Swaback Partners get Scottsdale Desert Discovery Center contract, again

A view of what the Scottsdale Desert Discovery Center could look like. (File photo)

A view of several graphic renderings created by Swaback Partners in 2010 when Desert Discovery Center plans were first getting forged. (File photo)

The city of Scottsdale continues to carry the financial burden of developing plans of what could be a desert appreciation behemoth known as the Desert Discovery Center at the Gateway to the McDowell Sonoran Preserve.

Scottsdale City Council Tuesday, June 7 by a 5 to 2 vote approved a $521,090 contract with Scottsdale-based Swaback Partners, an architectural firm, to provide programming and schematic design services for the planned desert tribute facility.

Scottsdale Vice Mayor Kathy Littlefield and Councilman Guy Phillips voted against the architectural contract.

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A graphic rendering of what the footprint of a Desert Discovery Center could be. (File photo)

Swaback Partners is the same architectural firm Scottsdale City Council awarded a design services contract for the first iteration of what the Desert Discovery Center would be. In January 2010, Swaback Partners was awarded a contract of $432,000 for similar design services contract, records show.

The new incarnation of the Discovery Center began in September 2015 when Scottsdale City Council instructed the city treasurer to identify funding sources for the first phase of negotiations between the identified vendor for the facility: Desert Discovery Center Scottsdale Inc.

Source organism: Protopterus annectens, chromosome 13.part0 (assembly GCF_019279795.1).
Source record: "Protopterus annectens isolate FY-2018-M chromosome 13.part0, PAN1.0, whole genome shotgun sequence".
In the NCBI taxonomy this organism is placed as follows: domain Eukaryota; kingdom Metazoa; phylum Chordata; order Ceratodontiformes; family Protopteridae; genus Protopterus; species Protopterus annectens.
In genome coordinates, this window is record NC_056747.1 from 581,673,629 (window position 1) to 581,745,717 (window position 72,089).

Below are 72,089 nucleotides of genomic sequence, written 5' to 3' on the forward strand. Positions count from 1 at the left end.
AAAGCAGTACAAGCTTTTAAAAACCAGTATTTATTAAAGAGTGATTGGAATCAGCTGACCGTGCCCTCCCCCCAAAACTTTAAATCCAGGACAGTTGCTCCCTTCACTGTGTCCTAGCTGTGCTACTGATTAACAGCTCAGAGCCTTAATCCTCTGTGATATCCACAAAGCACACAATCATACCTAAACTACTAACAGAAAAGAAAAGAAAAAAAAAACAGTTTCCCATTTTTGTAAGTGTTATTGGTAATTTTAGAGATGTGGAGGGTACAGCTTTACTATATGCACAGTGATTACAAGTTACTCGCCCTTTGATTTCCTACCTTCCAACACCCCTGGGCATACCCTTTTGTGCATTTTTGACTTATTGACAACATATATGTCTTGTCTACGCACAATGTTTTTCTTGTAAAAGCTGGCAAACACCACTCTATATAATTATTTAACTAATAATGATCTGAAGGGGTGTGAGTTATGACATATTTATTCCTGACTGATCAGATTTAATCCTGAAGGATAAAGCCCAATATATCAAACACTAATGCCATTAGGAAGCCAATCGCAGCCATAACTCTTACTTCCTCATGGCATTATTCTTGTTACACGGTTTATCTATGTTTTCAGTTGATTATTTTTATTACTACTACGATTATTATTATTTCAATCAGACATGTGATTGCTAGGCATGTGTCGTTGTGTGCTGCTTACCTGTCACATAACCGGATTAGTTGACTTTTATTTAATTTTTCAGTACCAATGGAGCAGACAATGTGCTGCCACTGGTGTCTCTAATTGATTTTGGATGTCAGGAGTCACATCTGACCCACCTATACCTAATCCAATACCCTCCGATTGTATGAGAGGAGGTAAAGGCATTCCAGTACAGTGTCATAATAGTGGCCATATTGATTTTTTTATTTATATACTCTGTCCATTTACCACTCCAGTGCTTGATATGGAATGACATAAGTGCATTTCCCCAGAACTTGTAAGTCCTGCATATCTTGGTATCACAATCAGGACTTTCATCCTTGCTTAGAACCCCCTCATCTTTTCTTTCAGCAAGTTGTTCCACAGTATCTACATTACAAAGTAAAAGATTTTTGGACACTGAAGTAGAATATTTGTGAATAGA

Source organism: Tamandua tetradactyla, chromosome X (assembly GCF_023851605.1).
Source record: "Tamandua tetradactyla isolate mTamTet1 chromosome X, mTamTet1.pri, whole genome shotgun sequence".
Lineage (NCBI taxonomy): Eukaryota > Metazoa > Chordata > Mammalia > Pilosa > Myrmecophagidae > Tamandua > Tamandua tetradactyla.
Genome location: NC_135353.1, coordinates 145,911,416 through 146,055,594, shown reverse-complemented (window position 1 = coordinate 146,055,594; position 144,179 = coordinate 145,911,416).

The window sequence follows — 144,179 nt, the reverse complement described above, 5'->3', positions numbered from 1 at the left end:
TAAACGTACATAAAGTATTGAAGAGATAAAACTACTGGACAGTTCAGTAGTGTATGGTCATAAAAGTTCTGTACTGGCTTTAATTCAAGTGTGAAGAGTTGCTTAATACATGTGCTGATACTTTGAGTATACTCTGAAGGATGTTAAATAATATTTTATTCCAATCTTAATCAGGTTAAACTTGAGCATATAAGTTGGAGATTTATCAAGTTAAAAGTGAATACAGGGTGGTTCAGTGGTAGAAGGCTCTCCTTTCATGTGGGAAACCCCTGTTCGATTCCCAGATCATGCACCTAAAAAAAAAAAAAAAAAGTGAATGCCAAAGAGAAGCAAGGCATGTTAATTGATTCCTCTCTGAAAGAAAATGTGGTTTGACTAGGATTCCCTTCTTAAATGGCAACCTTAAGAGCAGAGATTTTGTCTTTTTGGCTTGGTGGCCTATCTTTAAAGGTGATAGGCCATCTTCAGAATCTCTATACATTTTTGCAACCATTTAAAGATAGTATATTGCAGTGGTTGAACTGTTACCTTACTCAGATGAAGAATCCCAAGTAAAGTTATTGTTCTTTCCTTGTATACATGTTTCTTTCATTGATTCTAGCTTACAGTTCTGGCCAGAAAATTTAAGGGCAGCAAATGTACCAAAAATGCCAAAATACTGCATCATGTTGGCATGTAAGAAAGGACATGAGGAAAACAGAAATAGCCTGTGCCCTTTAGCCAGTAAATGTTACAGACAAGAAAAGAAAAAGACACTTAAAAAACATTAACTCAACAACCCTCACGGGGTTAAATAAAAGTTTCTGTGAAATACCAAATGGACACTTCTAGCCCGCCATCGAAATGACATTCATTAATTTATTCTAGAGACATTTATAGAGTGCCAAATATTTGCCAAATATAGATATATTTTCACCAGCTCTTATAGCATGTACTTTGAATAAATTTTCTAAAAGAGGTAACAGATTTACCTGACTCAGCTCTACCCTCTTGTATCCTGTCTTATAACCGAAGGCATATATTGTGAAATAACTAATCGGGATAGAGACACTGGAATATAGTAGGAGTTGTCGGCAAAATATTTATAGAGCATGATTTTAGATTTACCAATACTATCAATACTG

Last January, Scottsdale City Council approved a measure with three caveats including the budget transfer of $1.69 million in an effort to lay the foundation for an opportunity to construct an interpretive desert appreciation venue at the Gateway to the Upper Sonoran Desert.

That measure passed 6 to 1 with only then-Councilwoman Littlefield voting against the measure citing any changes to the McDowell Sonoran Preserve zoning restrictions ought to be voted on by the general public.

The January 2016 resolution, among other things, enables a dedicated municipal funding source for the creation and operation of a Scottsdale Desert Discovery Center including:

  • Allowing the mayor to sign a contract for management services with Desert Discovery Center Services;
  • Allowing a General Fund capital contingency budget appropriation for $1,696,900 to the Desert Discovery Center Business Plan and Feasibility Analysis;
  • Allowing a Municipal Use Master Site Plan amendment to allow a 30-acre complex at existing Gateway to the McDowell Sonoran Preserve.

In addition, the resolution requires the proposed operator of the facility — Desert Discovery Center Services — to raise 10 percent of the capital cost of the Desert Discovery Center and to develop a plan to adequately cover annual operating costs that is to be presented to Scottsdale City Council 18 months after the January approval.

Members of Scottsdale City Council who voted for the June 7 architectural services contract say the affirmative vote is in support of the 18-month evaluation period approved in January 2016.

The Scottsdale McDowell Sonoran Preserve encompasses 30,000 acres of land within the rough boundaries of the Pima Road alignment to the west, McDowell Mountain Regional Park to the east, Stagecoach Road to the north and Via Linda Road alignment to the south.

Most recently, Scottsdale acquired 2,365 acres of land at the McDowell Sonoran Preserve at a state land auction held in November 2014. The city’s successful bid was $21.3 million —about $8 million of that came from a Growing Smarter State Trust Land Acquisition Grant approved by the Arizona State Parks Board in September of 2014.

A view of the April 21 information meeting on the Scottsdale Desert Discovery Center hosted by the nonprofit charged with running the desert appreciation venue. (Submitted photo)